Tracking the impact of climate change on health
The World Health Organisation (WHO) has launched the second round of its Climate and Health Country profiles – providing updated national level evidence on health risks and opportunities, and tracking progress.
The WHO UNFCCC Climate and Health Country Profile Project aims to provide country-specific, evidence-based snapshots of the climate hazards and health risks facing countries.
The project has strengthened the linkages between climate and health communities; promoted innovative research on national climate hazard and health impact modelling; and engaged an inter-ministerial network of climate and health focal points to develop, advance and disseminate the findings.
Climate change undermines access to safe water, adequate food, and clean air, exacerbating the approximately 12.6 million deaths each year that are caused by avoidable environmental risk factors.
Between 2030 and 2050, climate change is expected to cause approximately 250 000 additional deaths per year, from malnutrition, malaria, diarrhoea and heat stress, and billions of dollars in direct damage costs to health.
WHO works with countries across the world to protect the most vulnerable populations from the health effects of extreme weather events, and to increase their resilience to long-term climate change.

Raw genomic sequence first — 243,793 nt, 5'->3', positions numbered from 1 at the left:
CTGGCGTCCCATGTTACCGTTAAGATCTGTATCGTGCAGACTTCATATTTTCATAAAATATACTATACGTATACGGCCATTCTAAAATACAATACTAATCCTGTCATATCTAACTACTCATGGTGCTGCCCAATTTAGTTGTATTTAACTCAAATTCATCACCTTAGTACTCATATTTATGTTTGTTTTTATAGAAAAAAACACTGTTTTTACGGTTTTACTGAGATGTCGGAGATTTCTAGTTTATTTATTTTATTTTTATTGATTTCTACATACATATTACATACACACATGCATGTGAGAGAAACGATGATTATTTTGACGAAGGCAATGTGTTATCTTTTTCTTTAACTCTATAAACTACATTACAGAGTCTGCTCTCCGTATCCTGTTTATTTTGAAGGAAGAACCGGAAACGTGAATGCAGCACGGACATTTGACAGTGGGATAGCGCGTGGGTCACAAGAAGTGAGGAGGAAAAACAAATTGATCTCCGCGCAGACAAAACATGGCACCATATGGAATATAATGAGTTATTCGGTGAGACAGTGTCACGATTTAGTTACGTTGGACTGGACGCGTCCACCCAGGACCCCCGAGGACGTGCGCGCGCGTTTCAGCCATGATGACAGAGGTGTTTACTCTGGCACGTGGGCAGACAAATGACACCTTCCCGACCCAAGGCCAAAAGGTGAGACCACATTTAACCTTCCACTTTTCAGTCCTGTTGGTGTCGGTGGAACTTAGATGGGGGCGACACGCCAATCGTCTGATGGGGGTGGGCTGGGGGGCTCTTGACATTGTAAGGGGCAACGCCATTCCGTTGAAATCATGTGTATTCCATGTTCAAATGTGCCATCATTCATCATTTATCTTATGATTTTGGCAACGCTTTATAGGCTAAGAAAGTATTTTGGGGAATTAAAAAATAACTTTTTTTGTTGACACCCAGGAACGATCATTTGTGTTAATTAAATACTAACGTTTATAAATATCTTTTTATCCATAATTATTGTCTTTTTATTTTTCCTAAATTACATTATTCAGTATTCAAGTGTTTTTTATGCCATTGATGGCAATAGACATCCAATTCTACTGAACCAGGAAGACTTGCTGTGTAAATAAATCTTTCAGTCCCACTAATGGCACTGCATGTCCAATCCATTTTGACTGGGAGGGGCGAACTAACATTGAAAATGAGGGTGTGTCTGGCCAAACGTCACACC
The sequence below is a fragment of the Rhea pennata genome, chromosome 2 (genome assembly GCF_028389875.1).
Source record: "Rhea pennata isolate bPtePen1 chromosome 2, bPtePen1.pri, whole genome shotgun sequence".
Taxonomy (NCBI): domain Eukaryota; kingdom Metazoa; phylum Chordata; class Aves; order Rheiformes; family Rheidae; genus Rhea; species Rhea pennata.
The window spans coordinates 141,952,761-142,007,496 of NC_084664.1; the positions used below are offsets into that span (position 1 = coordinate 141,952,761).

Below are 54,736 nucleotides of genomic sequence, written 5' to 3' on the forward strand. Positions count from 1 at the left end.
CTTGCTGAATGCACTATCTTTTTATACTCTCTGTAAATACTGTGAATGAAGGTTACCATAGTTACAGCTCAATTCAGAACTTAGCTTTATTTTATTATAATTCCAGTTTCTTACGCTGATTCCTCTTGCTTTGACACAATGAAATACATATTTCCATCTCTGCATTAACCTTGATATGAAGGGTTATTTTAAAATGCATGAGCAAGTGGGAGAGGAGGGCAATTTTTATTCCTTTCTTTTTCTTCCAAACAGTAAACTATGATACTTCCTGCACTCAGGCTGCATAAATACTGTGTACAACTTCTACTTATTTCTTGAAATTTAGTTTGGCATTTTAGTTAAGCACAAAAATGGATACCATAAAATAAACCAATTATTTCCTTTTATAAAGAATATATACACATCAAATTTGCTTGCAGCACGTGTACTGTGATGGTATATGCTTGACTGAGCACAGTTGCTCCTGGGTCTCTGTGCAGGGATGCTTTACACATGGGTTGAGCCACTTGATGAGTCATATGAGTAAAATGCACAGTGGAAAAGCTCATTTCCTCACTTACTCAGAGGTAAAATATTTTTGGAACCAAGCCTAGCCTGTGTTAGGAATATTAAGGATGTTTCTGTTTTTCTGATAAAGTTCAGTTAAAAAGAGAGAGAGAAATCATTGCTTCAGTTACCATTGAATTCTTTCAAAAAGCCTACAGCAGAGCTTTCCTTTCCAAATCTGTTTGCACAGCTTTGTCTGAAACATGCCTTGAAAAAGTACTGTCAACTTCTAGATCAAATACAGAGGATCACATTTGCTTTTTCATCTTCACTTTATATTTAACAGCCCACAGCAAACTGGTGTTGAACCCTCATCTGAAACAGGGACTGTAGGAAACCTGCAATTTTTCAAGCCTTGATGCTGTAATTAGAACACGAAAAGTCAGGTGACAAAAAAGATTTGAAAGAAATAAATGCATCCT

At the same time, the policy decisions and polluting energy sources that are causing climate change are also causing direct health impacts, most notably contributing to the 6.5 million deaths each year from air pollution.
Through the 2015 Paris Agreement on climate change, countries have made commitments to cut carbon pollution, for example through promoting cleaner energy sources, and more sustainable urban transport systems, that will also protect and improve the health of their own populations. WHO is supporting countries to assess the expected health gains from their Paris commitments, and to promote policy choices that bring the greatest benefits both to health, and the environment.
The Lancet has called climate change: “The biggest global health threat of the 21st century.”
The Lancet’s report Managing the Health Effects of Climate Change, states that the effects of climate change on health will affect most populations in the next decades and put the lives and wellbeing of billions of people at increased risk.
The next series of WHO’s climate and health country profiles will be released in 2019.
The just released list can be found at: http://www.who.int/globalchange/resources/countries/en/
The AMA’s Position Statement on Climate Change and Human Health can be viewed at: position-statement/ama-position-statement-climate-change-and-human-health-2004-revised-2015